Life has never been a bed of roses for the Airbus A380. Emirates apart, the superjumbo failed to achieve the level of commercial backing from blue-chip airlines that many expected during the early days of the programme. And now it seems that much of the operator base is turning its back on the double-decker as the industry tries to plot a path back from the coronavirus carnage.
Air France has declared that the A380 will play no part in its future. And it is unlikely many other A380 fleets will be restored to their pre-coronavirus levels even when the crisis is fully over.
This current outlook for the world’s biggest airliner is very different to the one imagined when Airbus launched the A380 in 2000. The 550-seater promised game-changing economics and a step-change in the passenger experience, married to an impressive family plan. Customers would surely flock to it, just as they had to Seattle for Boeing 747s over the previous three decades.
So why is the aeroplane that was going to revolutionise air travel heading for the scrapyard a little over a decade after its introduction?
The arguments about the A380’s size, economics and true market potential have raged for years. While it delivered an unrivalled passenger experience and the operating-cost advantage over the 747 on which it was benchmarked, the A380’s creators never envisaged a twin-engined “seat-production machine” with the performance of the 777-300ER in their scoping.
On trunk routes where demand could fill the aircraft, the A380 worked well. But if the stars didn’t align perfectly, the aircraft could be problematic and this tempered demand from customers like British Airways, Singapore Airlines and Cathay Pacific who had previously ordered 747s in droves.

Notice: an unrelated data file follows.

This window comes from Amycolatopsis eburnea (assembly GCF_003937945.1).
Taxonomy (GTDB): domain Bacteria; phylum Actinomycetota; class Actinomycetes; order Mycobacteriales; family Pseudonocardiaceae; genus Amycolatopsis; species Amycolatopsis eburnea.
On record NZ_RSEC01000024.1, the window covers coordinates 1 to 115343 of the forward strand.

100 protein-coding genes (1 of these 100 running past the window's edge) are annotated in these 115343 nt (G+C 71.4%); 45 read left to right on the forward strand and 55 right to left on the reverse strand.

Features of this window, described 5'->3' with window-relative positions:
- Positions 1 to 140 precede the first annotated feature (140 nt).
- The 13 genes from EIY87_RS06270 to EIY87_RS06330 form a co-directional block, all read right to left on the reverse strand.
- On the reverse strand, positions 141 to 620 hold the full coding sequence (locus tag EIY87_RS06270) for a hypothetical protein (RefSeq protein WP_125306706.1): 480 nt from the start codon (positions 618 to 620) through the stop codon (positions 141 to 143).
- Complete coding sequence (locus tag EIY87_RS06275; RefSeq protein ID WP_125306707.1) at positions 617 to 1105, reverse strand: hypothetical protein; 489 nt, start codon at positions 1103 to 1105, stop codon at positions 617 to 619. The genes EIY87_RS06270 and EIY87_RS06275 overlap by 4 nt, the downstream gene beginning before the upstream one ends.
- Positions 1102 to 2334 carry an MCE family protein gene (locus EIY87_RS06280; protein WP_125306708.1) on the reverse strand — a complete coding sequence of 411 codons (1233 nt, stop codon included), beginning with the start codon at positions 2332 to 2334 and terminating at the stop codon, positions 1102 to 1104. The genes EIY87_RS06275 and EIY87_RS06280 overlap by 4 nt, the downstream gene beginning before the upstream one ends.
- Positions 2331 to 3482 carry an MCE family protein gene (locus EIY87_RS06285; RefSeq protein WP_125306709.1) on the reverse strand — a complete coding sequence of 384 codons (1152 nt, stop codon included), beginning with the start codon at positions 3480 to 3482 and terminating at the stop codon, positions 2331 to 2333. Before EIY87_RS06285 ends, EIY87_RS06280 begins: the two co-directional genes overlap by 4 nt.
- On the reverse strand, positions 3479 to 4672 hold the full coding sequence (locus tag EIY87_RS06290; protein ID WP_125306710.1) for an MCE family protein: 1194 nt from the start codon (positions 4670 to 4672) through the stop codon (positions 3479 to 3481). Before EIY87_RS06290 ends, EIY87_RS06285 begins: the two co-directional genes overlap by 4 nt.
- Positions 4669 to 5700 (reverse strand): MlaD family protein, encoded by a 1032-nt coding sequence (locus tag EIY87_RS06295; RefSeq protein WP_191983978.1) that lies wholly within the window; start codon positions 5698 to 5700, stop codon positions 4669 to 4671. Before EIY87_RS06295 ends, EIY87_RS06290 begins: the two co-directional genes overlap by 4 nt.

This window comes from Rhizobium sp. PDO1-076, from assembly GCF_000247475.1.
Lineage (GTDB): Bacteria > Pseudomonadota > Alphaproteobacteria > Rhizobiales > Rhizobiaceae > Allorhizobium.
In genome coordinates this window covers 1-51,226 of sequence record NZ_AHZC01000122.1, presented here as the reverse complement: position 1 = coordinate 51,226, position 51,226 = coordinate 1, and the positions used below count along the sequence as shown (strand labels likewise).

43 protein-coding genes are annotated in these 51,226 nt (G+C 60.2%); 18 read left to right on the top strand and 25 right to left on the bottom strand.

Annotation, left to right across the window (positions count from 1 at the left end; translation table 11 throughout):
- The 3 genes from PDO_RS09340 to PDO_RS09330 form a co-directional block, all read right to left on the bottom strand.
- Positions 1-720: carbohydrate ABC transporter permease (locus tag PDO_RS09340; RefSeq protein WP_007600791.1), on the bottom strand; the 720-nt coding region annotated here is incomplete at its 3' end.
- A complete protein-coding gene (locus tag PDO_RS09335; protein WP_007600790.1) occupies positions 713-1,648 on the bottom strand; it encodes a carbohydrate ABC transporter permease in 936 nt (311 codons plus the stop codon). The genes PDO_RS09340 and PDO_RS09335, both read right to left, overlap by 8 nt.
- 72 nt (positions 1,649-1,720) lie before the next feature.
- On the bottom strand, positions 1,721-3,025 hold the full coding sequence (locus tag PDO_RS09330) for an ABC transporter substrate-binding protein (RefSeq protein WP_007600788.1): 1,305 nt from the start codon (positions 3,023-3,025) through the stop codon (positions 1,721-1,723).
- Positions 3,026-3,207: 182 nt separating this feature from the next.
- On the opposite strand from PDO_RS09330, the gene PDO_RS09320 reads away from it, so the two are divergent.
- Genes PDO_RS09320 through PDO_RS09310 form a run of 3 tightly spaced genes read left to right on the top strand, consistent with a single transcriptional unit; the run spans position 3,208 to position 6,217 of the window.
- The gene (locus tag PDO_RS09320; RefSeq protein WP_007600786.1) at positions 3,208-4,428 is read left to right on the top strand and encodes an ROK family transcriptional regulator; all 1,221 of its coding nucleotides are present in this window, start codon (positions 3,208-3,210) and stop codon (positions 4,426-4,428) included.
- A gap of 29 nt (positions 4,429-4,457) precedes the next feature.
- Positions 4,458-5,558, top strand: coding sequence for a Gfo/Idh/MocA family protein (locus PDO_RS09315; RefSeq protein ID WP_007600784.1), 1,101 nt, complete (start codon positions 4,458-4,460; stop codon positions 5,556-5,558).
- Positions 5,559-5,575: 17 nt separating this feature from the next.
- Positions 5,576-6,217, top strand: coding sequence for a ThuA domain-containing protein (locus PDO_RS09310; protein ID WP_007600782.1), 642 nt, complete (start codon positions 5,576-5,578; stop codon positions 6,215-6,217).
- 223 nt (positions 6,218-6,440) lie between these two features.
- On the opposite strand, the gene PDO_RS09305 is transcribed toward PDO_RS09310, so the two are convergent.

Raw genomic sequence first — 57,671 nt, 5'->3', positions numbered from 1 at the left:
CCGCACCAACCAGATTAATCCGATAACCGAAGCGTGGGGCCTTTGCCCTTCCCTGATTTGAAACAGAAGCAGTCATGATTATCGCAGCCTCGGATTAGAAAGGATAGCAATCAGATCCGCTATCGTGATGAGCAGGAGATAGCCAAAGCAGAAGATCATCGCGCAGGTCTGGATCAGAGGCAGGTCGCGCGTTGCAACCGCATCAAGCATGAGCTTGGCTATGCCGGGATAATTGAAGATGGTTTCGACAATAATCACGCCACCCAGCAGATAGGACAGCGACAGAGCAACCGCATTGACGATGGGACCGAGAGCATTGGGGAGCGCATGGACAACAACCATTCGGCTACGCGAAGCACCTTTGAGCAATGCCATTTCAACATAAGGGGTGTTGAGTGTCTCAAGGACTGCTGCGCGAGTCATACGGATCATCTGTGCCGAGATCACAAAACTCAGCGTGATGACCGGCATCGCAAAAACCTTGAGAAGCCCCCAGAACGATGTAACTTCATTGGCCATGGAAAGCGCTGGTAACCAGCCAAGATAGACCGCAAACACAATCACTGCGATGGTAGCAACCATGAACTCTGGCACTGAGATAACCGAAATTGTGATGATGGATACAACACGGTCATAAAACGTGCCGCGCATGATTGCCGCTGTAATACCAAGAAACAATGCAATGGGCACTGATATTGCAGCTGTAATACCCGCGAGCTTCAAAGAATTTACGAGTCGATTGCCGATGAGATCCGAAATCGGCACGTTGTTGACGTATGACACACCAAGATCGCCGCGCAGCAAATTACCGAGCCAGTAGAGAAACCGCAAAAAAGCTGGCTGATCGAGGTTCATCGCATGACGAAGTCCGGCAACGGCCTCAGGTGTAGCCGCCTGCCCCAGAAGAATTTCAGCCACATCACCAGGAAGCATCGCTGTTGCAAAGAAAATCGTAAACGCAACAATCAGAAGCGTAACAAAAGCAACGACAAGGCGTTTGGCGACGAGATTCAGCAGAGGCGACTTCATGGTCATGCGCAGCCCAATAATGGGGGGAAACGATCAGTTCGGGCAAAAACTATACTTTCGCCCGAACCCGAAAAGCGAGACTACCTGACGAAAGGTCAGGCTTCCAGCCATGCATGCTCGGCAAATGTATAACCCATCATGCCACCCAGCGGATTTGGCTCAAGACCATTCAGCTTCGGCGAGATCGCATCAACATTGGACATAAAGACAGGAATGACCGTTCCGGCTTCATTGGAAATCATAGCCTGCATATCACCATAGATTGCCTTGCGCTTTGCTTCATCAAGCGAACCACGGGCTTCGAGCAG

Speaking to FlightGlobal in 2016, IAG chief executive Willie Walsh summed up why airlines had generally been conservative in their commitment to the A380: “One of the issues we’re always conscious of is flexibility in the event of an economic downturn,” he said. “The A380 wouldn’t work on every part of [the British Airways] network, so from that point of view we’d be less ambitious [in fleet size] than Emirates would be.”
That the airline sector suffered two shocks in relatively close succession during the A380’s formative years cannot be ignored. The 9/11 attacks in 2001 and then the global financial crisis at the end of that decade realigned airlines’ thinking about capacity flexibility.
The sheer size and logistical problems that the A380 potentially posed scared some airlines off. The resulting lack of fleet scale at the majority of A380 operators hampered the type’s ability to deliver the operational economics and flexibility needed to make aircraft work efficiently.
The chief executive of one A380 operator said last year that “10-15 aircraft is either not enough or far too many”. Sadly for the A380, the current uncertainty is prompting many operators to take the latter view.